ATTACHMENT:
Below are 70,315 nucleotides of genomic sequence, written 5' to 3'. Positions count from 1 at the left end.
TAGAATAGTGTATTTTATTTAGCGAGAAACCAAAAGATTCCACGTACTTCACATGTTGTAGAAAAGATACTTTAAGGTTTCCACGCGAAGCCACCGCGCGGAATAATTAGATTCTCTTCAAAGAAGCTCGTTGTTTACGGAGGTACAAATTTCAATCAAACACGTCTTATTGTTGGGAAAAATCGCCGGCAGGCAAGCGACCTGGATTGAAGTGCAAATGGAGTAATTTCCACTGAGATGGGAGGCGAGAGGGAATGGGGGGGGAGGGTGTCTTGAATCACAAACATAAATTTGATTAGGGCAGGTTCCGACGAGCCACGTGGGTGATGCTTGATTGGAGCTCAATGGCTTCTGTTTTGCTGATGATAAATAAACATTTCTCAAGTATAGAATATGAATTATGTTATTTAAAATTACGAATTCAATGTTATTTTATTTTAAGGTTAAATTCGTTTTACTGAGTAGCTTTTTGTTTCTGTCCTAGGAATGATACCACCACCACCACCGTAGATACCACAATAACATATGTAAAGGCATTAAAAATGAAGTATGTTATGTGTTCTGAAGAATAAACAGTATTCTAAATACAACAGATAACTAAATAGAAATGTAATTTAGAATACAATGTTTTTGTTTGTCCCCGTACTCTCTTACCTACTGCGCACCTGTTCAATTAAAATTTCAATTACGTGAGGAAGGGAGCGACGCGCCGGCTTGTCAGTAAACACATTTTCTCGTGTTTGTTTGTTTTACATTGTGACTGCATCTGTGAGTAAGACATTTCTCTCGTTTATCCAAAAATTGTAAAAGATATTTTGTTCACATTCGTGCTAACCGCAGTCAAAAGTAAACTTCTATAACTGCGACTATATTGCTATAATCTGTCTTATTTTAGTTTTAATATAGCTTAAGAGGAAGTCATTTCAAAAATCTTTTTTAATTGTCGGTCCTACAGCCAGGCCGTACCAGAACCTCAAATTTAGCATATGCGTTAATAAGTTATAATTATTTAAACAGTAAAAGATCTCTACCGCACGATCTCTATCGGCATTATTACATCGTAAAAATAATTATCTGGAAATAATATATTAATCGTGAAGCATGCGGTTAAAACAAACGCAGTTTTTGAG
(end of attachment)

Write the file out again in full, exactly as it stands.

Below are 70,315 nucleotides of genomic sequence, written 5' to 3'. Positions count from 1 at the left end.
TAGAATAGTGTATTTTATTTAGCGAGAAACCAAAAGATTCCACGTACTTCACATGTTGTAGAAAAGATACTTTAAGGTTTCCACGCGAAGCCACCGCGCGGAATAATTAGATTCTCTTCAAAGAAGCTCGTTGTTTACGGAGGTACAAATTTCAATCAAACACGTCTTATTGTTGGGAAAAATCGCCGGCAGGCAAGCGACCTGGATTGAAGTGCAAATGGAGTAATTTCCACTGAGATGGGAGGCGAGAGGGAATGGGGGGGGAGGGTGTCTTGAATCACAAACATAAATTTGATTAGGGCAGGTTCCGACGAGCCACGTGGGTGATGCTTGATTGGAGCTCAATGGCTTCTGTTTTGCTGATGATAAATAAACATTTCTCAAGTATAGAATATGAATTATGTTATTTAAAATTACGAATTCAATGTTATTTTATTTTAAGGTTAAATTCGTTTTACTGAGTAGCTTTTTGTTTCTGTCCTAGGAATGATACCACCACCACCACCGTAGATACCACAATAACATATGTAAAGGCATTAAAAATGAAGTATGTTATGTGTTCTGAAGAATAAACAGTATTCTAAATACAACAGATAACTAAATAGAAATGTAATTTAGAATACAATGTTTTTGTTTGTCCCCGTACTCTCTTACCTACTGCGCACCTGTTCAATTAAAATTTCAATTACGTGAGGAAGGGAGCGACGCGCCGGCTTGTCAGTAAACACATTTTCTCGTGTTTGTTTGTTTTACATTGTGACTGCATCTGTGAGTAAGACATTTCTCTCGTTTATCCAAAAATTGTAAAAGATATTTTGTTCACATTCGTGCTAACCGCAGTCAAAAGTAAACTTCTATAACTGCGACTATATTGCTATAATCTGTCTTATTTTAGTTTTAATATAGCTTAAGAGGAAGTCATTTCAAAAATCTTTTTTAATTGTCGGTCCTACAGCCAGGCCGTACCAGAACCTCAAATTTAGCATATGCGTTAATAAGTTATAATTATTTAAACAGTAAAAGATCTCTACCGCACGATCTCTATCGGCATTATTACATCGTAAAAATAATTATCTGGAAATAATATATTAATCGTGAAGCATGCGGTTAAAACAAACGCAGTTTTTGAG